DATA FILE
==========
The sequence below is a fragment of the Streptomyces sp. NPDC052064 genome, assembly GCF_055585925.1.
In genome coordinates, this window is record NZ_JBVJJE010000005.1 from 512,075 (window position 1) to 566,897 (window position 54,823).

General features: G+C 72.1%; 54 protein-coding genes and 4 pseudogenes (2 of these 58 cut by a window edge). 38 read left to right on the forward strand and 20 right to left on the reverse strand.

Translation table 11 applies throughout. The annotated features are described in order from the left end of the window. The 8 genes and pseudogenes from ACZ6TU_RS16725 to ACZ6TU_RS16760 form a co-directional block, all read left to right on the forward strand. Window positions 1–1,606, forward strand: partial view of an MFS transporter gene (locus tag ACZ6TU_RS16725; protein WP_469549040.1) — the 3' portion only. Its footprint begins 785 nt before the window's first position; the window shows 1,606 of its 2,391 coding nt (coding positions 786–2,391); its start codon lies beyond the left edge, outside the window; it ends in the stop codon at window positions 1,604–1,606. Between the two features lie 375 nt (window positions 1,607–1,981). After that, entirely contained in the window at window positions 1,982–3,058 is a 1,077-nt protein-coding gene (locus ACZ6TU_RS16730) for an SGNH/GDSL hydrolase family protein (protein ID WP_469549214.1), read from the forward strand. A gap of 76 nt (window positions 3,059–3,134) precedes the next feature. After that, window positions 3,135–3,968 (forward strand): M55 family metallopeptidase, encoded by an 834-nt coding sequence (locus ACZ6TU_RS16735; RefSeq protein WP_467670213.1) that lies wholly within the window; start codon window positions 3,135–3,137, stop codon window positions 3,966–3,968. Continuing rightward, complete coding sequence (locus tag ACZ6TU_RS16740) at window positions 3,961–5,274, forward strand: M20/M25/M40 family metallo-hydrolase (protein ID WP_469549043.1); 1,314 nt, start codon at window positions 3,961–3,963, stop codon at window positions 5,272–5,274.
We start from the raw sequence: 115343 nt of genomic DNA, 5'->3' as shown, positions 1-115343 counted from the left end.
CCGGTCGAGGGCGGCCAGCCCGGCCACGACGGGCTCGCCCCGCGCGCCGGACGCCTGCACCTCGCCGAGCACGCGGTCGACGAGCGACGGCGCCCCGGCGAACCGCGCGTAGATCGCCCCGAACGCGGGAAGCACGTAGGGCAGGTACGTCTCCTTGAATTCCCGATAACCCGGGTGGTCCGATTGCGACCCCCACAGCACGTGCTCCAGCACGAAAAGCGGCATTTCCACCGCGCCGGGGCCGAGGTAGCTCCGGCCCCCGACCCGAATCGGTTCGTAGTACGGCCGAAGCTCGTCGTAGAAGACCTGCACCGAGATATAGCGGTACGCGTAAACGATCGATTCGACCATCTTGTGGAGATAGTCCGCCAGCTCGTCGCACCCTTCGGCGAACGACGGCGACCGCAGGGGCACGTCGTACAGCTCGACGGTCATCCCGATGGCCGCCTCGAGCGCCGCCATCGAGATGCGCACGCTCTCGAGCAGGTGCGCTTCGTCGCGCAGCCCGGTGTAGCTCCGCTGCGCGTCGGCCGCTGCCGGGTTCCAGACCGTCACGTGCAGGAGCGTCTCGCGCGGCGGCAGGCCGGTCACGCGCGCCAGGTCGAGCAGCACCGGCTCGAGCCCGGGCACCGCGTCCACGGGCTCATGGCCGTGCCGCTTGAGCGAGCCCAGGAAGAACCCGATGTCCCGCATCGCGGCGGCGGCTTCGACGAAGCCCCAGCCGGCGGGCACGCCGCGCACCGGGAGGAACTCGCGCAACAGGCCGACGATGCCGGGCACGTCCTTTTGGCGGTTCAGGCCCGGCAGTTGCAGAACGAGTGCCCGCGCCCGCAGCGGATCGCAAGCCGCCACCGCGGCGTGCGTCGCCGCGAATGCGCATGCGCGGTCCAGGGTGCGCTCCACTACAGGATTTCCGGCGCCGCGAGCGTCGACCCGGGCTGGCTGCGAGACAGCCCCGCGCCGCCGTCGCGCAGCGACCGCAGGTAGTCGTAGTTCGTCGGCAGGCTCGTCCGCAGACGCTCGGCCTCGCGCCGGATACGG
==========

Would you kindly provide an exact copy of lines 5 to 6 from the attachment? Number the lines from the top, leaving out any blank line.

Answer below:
We start from the raw sequence: 115343 nt of genomic DNA, 5'->3' as shown, positions 1-115343 counted from the left end.
CCGGTCGAGGGCGGCCAGCCCGGCCACGACGGGCTCGCCCCGCGCGCCGGACGCCTGCACCTCGCCGAGCACGCGGTCGACGAGCGACGGCGCCCCGGCGAACCGCGCGTAGATCGCCCCGAACGCGGGAAGCACGTAGGGCAGGTACGTCTCCTTGAATTCCCGATAACCCGGGTGGTCCGATTGCGACCCCCACAGCACGTGCTCCAGCACGAAAAGCGGCATTTCCACCGCGCCGGGGCCGAGGTAGCTCCGGCCCCCGACCCGAATCGGTTCGTAGTACGGCCGAAGCTCGTCGTAGAAGACCTGCACCGAGATATAGCGGTACGCGTAAACGATCGATTCGACCATCTTGTGGAGATAGTCCGCCAGCTCGTCGCACCCTTCGGCGAACGACGGCGACCGCAGGGGCACGTCGTACAGCTCGACGGTCATCCCGATGGCCGCCTCGAGCGCCGCCATCGAGATGCGCACGCTCTCGAGCAGGTGCGCTTCGTCGCGCAGCCCGGTGTAGCTCCGCTGCGCGTCGGCCGCTGCCGGGTTCCAGACCGTCACGTGCAGGAGCGTCTCGCGCGGCGGCAGGCCGGTCACGCGCGCCAGGTCGAGCAGCACCGGCTCGAGCCCGGGCACCGCGTCCACGGGCTCATGGCCGTGCCGCTTGAGCGAGCCCAGGAAGAACCCGATGTCCCGCATCGCGGCGGCGGCTTCGACGAAGCCCCAGCCGGCGGGCACGCCGCGCACCGGGAGGAACTCGCGCAACAGGCCGACGATGCCGGGCACGTCCTTTTGGCGGTTCAGGCCCGGCAGTTGCAGAACGAGTGCCCGCGCCCGCAGCGGATCGCAAGCCGCCACCGCGGCGTGCGTCGCCGCGAATGCGCATGCGCGGTCCAGGGTGCGCTCCACTACAGGATTTCCGGCGCCGCGAGCGTCGACCCGGGCTGGCTGCGAGACAGCCCCGCGCCGCCGTCGCGCAGCGACCGCAGGTAGTCGTAGTTCGTCGGCAGGCTCGTCCGCAGACGCTCGGCCTCGCGCCGGATACGG